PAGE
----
-MONTHLY FILM & TV REVIEW-
cast: Lori Heuring, Scout Taylor-Compton, Chloe Moretz, and Ben Cross
director: J.S. Cardone
90 minutes (15) 2006
widescreen ratio 1.85:1
Momentum DVD Region 2 retail
reviewed by Jonathan McCalmont
Before I even begin to discuss the film, I need to address the issue of the title. When
you say the word 'zombie' you tend to think of the shambling, moaning re-animated corpses
that grace the work of George Romero. As a result, if you see this film in a shop or on your
DVD rentals site, you may take a look at it expecting a zombie movie only to be disappointed
when it turns out to be a lot closer to a traditional ghost story such as Susan Hill's The
Woman In Black, or the various M.R. James ghost stories that used to grace British TV around
Christmas time. Indeed, when Zombies came out in the US, it did so under the far more apt
title Wicked Little Things. While this re-branding may come across as a rather gratuitous
and charmless piece of commercialism, the name change does highlight one of the film's central
problems; a lack of clear identity.
After a long illness, Karen Tunny's (Lori Heuring) husband dies leaving her a widow and their
daughters Sarah (Scout Taylor-Compton) and Emma (Chloe Moretz) without a father. Psychologically
scarred by their loss and facing a mountain of medical bills, the remaining Tunnys decide to move
to the long abandoned Tunny family home up in the mountains. What they find is a large wooden
shack in the middle of some creepy woods filled only with dust and bad piping. Disappointed at
the new living conditions, the tensions between Karen and eldest daughter Sarah immediately
surface as Sarah starts to snipe at her mother every chance she gets.
However, more worrying is the fact that youngest daughter Emma has started wandering off into
the woods to play with what is assumed to be a new imaginary friend called Mary. After an alarming
first night that saw someone smear blood on their door before running off through the trees, the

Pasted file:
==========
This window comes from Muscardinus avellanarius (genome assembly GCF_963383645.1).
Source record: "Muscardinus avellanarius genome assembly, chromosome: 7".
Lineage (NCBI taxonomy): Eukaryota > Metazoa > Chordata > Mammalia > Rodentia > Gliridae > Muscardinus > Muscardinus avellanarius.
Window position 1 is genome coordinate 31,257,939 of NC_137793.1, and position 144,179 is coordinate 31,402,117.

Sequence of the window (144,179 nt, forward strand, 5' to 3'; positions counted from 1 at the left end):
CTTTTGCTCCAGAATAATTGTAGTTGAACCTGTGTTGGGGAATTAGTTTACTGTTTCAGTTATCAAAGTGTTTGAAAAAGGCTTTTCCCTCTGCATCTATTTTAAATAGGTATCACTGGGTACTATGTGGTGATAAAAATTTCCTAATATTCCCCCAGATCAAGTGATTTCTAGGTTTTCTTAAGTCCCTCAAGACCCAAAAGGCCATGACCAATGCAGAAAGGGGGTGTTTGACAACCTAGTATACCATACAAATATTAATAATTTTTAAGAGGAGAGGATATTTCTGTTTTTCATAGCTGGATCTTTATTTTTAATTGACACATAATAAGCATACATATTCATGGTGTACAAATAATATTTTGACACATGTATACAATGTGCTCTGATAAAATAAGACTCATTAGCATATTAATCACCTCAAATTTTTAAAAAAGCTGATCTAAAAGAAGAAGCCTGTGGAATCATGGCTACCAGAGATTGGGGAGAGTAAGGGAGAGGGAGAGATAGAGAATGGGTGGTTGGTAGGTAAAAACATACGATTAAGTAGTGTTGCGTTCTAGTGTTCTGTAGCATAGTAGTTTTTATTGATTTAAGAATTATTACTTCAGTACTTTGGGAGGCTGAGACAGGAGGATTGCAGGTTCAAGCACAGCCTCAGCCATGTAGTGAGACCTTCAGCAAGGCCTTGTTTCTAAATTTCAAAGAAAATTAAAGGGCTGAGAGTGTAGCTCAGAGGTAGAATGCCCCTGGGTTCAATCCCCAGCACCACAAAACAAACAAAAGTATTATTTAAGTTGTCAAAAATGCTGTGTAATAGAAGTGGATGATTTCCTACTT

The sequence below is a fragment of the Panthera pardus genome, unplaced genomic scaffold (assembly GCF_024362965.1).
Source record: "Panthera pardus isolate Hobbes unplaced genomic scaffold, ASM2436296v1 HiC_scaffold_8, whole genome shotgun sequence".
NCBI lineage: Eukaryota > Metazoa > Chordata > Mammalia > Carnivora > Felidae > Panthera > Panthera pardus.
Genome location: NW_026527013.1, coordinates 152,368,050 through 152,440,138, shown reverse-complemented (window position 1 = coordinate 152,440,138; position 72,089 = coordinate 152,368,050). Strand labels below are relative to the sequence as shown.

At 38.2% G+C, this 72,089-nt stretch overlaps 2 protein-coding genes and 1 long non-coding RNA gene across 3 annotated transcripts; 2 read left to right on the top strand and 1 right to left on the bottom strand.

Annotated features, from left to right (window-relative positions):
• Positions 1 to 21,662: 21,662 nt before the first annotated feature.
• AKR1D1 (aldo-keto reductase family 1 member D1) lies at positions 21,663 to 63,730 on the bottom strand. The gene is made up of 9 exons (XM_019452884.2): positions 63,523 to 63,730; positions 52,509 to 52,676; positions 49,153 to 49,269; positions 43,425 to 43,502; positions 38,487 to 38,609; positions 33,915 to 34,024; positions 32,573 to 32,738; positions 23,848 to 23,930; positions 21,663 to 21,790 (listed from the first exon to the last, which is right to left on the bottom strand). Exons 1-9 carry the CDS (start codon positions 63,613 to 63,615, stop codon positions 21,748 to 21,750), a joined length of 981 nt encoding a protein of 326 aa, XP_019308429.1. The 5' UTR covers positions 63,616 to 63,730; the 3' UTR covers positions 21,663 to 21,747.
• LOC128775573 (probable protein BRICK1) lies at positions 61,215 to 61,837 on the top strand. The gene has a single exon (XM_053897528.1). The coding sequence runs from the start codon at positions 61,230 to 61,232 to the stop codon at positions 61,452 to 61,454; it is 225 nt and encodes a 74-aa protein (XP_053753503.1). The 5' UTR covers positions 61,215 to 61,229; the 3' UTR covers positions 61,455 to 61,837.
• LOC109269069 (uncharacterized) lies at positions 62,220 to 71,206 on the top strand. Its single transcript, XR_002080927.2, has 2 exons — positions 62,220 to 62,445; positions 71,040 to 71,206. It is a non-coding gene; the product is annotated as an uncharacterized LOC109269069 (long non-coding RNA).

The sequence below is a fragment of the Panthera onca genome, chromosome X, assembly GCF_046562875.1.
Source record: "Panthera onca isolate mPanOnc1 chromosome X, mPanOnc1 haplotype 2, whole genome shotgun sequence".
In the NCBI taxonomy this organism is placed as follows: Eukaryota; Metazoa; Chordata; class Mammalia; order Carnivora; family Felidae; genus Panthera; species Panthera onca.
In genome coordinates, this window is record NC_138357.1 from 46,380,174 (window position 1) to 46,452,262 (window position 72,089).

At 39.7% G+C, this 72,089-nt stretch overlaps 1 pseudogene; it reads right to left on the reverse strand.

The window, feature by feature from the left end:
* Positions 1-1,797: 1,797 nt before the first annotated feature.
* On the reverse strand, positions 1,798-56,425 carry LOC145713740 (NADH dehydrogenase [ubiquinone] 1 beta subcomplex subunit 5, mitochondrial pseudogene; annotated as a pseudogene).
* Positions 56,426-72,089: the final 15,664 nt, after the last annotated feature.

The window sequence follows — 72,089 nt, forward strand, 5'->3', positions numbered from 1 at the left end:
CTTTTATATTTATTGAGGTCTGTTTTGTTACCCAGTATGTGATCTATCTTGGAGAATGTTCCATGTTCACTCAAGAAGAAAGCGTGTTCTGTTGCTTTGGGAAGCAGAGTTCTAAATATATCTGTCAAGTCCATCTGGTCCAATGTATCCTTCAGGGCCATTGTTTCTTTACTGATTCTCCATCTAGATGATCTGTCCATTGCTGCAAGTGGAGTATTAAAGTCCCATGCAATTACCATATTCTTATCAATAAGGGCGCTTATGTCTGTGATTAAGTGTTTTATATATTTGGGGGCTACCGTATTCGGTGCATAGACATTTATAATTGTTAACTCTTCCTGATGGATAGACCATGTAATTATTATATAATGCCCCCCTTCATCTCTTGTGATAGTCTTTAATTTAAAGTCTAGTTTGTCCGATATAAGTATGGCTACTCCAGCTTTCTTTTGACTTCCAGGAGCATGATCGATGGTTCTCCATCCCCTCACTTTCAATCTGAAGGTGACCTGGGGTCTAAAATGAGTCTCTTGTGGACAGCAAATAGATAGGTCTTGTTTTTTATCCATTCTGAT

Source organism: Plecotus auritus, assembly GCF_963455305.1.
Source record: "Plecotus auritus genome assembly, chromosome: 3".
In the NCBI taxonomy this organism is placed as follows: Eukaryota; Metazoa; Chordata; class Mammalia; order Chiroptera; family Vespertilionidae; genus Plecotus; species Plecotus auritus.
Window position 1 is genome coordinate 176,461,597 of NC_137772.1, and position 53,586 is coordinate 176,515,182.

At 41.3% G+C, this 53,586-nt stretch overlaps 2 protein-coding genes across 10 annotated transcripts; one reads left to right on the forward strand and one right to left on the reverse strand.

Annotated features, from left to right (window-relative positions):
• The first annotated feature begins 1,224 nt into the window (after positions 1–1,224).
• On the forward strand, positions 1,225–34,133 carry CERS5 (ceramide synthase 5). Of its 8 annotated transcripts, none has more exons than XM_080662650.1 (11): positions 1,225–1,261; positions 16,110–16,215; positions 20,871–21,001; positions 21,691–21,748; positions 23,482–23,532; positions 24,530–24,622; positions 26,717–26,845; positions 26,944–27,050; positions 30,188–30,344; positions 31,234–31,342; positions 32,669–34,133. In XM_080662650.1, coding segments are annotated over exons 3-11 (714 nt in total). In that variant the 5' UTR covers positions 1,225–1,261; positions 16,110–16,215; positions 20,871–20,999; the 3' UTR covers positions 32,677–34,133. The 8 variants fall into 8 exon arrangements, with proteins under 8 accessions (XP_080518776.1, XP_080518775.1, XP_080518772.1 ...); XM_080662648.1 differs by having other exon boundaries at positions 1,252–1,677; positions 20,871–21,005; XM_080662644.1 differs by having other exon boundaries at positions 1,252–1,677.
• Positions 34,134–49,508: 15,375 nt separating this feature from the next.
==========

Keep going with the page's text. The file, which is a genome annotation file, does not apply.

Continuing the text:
family start to settle in and discover quite how odd the place they have moved to really is. Sarah
learns from her new friends that 'zombies' stalking the living in search of revenge infest the
mountain. Indeed, when driving home, the Tunnys' plumber, is attacked by a gang of children
wielding mining tools and they brutally hack him to pieces. Hearing the legends and getting
increasingly worried about her daughter Emma, Karen wanders out through the forest and meets
up with Hanks (Ben Cross), a long time resident and complete nutcase who warns her about the
zombies; ghosts of children who died in a mining explosion. This precarious situation is then
made worse by the descendent of the mine-owner turning up and buying up all the land on the
mountain in order to build a ski lodge. This drives the zombies mad and before long they are
not only attacking the landowner but also the Tunnys.
Zombies is a remarkably well-shot film. The location is well chosen with the autumn
colours of the forest blending wonderfully with the mist and shadows that appear after dark.
It also wonderfully conveys the sense that not only are the Tunnys incredibly isolated, but
also that practically anything could be out there in the woods. Indeed, Karen keeps stumbling
across old farm buildings while she is out searching for her daughter and this gives the piece
a nicely post-apocalyptic feel. The visuals are also incredibly strong with the pale skinned
and black-eyed children looking far creepier than a bunch of young actors in mining uniforms